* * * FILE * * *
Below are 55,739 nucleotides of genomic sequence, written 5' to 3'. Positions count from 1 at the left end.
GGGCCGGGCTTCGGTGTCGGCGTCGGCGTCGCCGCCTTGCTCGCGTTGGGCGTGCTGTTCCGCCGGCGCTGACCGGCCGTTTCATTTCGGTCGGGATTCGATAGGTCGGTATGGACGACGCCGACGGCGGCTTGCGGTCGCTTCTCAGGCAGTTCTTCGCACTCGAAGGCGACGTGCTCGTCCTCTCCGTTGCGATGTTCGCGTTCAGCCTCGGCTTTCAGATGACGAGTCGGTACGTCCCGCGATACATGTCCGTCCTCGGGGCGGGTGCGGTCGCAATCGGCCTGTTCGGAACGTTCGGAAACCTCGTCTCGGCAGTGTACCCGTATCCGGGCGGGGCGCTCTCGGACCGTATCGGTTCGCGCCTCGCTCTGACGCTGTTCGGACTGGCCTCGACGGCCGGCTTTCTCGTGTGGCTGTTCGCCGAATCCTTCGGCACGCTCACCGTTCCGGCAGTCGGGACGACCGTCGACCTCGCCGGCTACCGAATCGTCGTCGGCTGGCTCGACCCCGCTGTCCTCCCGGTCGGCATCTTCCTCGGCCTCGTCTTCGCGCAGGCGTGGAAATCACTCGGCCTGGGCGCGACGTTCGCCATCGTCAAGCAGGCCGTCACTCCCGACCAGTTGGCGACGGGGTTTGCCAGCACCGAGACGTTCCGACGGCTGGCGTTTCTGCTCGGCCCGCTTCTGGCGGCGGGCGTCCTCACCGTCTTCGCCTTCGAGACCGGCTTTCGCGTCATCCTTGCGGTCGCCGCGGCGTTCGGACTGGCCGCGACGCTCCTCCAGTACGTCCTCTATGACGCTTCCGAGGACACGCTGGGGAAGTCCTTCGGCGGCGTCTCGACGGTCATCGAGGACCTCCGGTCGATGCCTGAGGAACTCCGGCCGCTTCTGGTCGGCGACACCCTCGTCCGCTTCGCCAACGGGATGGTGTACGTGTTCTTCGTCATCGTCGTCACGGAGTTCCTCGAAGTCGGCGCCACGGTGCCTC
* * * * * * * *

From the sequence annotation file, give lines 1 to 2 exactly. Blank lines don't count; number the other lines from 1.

Below are 55,739 nucleotides of genomic sequence, written 5' to 3'. Positions count from 1 at the left end.
GGGCCGGGCTTCGGTGTCGGCGTCGGCGTCGCCGCCTTGCTCGCGTTGGGCGTGCTGTTCCGCCGGCGCTGACCGGCCGTTTCATTTCGGTCGGGATTCGATAGGTCGGTATGGACGACGCCGACGGCGGCTTGCGGTCGCTTCTCAGGCAGTTCTTCGCACTCGAAGGCGACGTGCTCGTCCTCTCCGTTGCGATGTTCGCGTTCAGCCTCGGCTTTCAGATGACGAGTCGGTACGTCCCGCGATACATGTCCGTCCTCGGGGCGGGTGCGGTCGCAATCGGCCTGTTCGGAACGTTCGGAAACCTCGTCTCGGCAGTGTACCCGTATCCGGGCGGGGCGCTCTCGGACCGTATCGGTTCGCGCCTCGCTCTGACGCTGTTCGGACTGGCCTCGACGGCCGGCTTTCTCGTGTGGCTGTTCGCCGAATCCTTCGGCACGCTCACCGTTCCGGCAGTCGGGACGACCGTCGACCTCGCCGGCTACCGAATCGTCGTCGGCTGGCTCGACCCCGCTGTCCTCCCGGTCGGCATCTTCCTCGGCCTCGTCTTCGCGCAGGCGTGGAAATCACTCGGCCTGGGCGCGACGTTCGCCATCGTCAAGCAGGCCGTCACTCCCGACCAGTTGGCGACGGGGTTTGCCAGCACCGAGACGTTCCGACGGCTGGCGTTTCTGCTCGGCCCGCTTCTGGCGGCGGGCGTCCTCACCGTCTTCGCCTTCGAGACCGGCTTTCGCGTCATCCTTGCGGTCGCCGCGGCGTTCGGACTGGCCGCGACGCTCCTCCAGTACGTCCTCTATGACGCTTCCGAGGACACGCTGGGGAAGTCCTTCGGCGGCGTCTCGACGGTCATCGAGGACCTCCGGTCGATGCCTGAGGAACTCCGGCCGCTTCTGGTCGGCGACACCCTCGTCCGCTTCGCCAACGGGATGGTGTACGTGTTCTTCGTCATCGTCGTCACGGAGTTCCTCGAAGTCGGCGCCACGGTGCCTC